Community perspective

Government by and for the rich

Let’s face the facts. If you are not part of the wealthiest one-tenth of 1% and able to buy influence, you or I have absolutely no say in taxes, consumer protections or what fuels we use or how we interact with our government.

If you are a conservative Republican, you have been scammed by your own elected representatives. Take the national debt as an example. Every tax cut in recent decades has been instigated by a “conservative” Republican Congress with budget-busting deficits now reaching $1 trillion a year. Deregulation by a Republican-led Congress has given us the Boeing crisis, the opioid crisis, and worsening of global warming. Oh, and yes, mass shootings are epidemic because of our racial, ethnic, and religious hatred of each other worsened by a bigoted president and his Republican Party who have no backbone to stand up for what is right.

But don’t think that if you are a liberal Democrat that you haven’t been scammed, as well. The fact is, “If you can’t pay to play, you have no say.” There have been very few instances where Democrats in Congress have blown the whistle on abuses of the major corporate or wealthy donor interests.

We think that we are represented in government, but are we? Here are just two examples:

How many of you have heard of the “border adjustment tax”? It changed corporate income tax from an origin tax to a destination tax. It was to be a key provision of the Trump tax cut. The border adjustment tax, or BAT, would have made the tax bill revenue-neutral — no increase in the deficit. It would have given manufacturers who operate in the U.S. an advantage over imported goods, thereby increasing U.S. jobs and helping stop the offshore exodus, both items that President Trump said he would do.

What BAT would have done was change the corporate tax law to require U.S. corporations to pay tax on profits made on all items sold in the U.S., not what was made in the U.S. Corporations could no longer hide profits in foreign countries. Walmart and Koch Industries, among others, opposed it. Charles Koch made it clear to Republican BAT supporters that future financial support would disappear and that primary opponents would be handpicked. The results? BAT was killed.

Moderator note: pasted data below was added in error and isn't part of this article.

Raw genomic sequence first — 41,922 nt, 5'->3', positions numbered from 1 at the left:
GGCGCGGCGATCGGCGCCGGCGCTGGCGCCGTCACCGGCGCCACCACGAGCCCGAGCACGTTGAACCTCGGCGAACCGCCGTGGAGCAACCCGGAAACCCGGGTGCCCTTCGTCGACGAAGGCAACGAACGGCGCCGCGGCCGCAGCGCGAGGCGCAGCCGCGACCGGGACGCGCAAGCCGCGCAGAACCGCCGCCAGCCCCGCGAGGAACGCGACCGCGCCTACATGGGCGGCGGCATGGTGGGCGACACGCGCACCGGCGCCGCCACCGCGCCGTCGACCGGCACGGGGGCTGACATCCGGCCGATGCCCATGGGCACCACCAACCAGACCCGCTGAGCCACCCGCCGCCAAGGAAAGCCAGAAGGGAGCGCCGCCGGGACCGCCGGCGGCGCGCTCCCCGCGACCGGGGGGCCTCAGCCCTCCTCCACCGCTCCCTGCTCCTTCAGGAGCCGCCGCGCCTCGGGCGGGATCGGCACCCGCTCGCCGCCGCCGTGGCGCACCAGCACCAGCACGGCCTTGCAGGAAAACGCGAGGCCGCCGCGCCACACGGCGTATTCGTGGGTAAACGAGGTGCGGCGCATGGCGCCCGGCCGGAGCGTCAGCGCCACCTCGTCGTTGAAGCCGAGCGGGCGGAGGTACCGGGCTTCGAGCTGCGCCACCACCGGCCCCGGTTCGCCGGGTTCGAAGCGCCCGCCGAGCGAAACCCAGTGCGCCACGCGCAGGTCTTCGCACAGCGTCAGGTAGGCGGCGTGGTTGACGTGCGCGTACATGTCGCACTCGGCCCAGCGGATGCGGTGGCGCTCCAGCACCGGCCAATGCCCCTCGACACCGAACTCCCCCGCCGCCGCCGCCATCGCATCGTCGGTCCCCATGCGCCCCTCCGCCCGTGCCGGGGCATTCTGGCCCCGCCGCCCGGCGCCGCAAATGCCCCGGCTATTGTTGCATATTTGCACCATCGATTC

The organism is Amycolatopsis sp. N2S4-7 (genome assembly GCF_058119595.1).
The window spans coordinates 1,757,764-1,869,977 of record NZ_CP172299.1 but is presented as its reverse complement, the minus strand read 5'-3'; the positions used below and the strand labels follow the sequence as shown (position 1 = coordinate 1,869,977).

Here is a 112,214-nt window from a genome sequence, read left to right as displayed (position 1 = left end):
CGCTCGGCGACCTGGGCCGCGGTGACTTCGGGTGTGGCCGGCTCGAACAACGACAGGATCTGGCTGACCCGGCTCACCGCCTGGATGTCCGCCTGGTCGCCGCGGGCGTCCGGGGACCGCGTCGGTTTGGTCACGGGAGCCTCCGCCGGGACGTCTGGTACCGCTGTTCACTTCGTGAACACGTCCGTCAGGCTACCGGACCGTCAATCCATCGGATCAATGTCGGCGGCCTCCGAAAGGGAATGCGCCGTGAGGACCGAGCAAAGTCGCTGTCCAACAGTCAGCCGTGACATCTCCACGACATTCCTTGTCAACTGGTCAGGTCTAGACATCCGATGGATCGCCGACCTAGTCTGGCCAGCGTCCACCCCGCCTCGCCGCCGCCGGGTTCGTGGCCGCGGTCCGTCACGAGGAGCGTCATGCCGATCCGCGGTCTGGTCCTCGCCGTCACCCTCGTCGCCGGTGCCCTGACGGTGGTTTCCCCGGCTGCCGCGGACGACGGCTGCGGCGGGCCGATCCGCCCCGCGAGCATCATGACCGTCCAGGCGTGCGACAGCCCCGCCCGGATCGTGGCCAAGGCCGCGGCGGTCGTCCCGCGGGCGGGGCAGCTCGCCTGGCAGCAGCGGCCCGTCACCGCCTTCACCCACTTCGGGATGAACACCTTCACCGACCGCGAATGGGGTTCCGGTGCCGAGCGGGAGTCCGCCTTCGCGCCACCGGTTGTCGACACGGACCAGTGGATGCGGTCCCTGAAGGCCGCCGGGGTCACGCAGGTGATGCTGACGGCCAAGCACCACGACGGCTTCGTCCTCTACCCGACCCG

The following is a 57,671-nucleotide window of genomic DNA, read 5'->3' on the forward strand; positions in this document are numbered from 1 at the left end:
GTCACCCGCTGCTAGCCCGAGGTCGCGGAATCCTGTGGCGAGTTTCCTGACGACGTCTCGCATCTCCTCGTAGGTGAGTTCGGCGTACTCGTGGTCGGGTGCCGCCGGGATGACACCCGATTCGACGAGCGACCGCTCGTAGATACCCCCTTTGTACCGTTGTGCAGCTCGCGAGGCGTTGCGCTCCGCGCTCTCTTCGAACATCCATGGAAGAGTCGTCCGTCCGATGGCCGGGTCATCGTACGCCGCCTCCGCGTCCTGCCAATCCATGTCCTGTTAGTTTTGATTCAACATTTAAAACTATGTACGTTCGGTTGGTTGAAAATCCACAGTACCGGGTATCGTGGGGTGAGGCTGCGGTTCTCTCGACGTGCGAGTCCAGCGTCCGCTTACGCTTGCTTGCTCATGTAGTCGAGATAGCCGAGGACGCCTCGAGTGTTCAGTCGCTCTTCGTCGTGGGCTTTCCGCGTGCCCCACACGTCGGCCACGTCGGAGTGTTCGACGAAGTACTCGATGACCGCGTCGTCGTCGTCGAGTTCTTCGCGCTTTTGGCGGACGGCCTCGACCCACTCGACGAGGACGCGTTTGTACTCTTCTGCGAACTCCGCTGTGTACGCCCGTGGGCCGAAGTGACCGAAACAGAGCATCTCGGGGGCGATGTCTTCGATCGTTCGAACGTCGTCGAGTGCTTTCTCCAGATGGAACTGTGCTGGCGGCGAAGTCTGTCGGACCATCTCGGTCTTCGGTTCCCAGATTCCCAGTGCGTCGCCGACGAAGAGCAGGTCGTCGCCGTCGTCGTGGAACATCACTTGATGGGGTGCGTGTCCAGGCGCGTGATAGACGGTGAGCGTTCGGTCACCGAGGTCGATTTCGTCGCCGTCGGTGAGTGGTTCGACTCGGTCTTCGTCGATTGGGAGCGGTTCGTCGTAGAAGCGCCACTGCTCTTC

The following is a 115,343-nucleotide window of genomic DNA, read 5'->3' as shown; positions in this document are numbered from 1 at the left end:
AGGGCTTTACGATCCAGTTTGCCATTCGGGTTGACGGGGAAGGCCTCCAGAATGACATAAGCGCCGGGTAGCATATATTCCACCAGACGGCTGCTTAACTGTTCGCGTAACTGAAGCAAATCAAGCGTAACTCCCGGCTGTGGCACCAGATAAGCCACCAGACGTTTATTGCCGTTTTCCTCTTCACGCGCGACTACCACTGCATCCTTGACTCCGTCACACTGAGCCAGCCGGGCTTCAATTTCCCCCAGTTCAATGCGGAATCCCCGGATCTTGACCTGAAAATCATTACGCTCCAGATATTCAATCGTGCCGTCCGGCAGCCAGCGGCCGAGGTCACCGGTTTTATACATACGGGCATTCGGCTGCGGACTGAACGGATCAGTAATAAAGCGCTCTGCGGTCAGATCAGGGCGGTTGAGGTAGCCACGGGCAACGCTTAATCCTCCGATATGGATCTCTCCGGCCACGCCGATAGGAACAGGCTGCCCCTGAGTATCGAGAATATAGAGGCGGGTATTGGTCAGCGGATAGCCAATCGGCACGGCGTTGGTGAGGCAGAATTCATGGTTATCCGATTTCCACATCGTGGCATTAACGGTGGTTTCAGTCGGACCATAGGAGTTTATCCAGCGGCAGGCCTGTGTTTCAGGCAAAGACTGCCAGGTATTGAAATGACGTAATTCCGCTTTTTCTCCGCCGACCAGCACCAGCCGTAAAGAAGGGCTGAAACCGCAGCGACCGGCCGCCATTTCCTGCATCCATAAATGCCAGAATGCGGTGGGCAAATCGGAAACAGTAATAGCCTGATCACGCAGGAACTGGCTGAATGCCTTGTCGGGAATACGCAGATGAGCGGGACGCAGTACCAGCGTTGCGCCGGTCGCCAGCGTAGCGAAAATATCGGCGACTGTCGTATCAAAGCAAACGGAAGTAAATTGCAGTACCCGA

Probably the most egregious example of how little say we have in our government involves global warming. The coal, oil and gas extraction industries, refineries and pipelines have been active in protecting their profits. Like the Russians and Chinese, the Koch brothers, the CATO Institute, Americans for Prosperity, the American Legislative Exchange Council and many other conservative groups used every available method to disparage the scientific evidence supporting the facts about global warming by using social media.

This was an all-out effort to spread doubt and eventually kill the cap and trade bill in Congress. Cap and trade had been used to stop the acid rain problem decades before, but the renewable energy industry — wind, solar and nuclear — was seen as competition against Charles Koch’s refinery and pipeline cash cows. Koch and his brother almost single-handedly killed cap and trade by unleashing their lobby organization against any legislator, especially Republican, who did not fall in line.

What I am pointing out here is that billionaires, the largest corporations and financial institutions have bought our government. They spend $3.5 billion to make sure that they get the 535 legislators to do their bidding. They wine and dine, give expensive resort vacations, provide transportation and elaborate parties, and, if that doesn’t work, they make sure that the legislator knows that they have other “less friendly” ways at their disposal. They are successful at getting the outcomes they want 97% of the time.

Charles Koch is a staunch Libertarian. He hates any government regulation, taxation or consumer protections including Social Security and Medicare. His union-busting history is well documented. Koch’s family has become the second wealthiest family in the U.S. by keeping the country dependent on fossil fuels at the expense of the environment, scientific advancement and national unity. They now have their sights set on Alaska. Their “Americans for Prosperity” organization has been extremely effective in getting our present governor elected. Dunleavy has close ties to the oil industry and the Koch family. Now BP is leaving Alaska and Hilcorp is expanding in the state. I wonder: Are they somehow connected?

Ed Linkous lives in Fairbanks. He served on the Fairbanks North Star Borough Assembly from 1987 to 1989.

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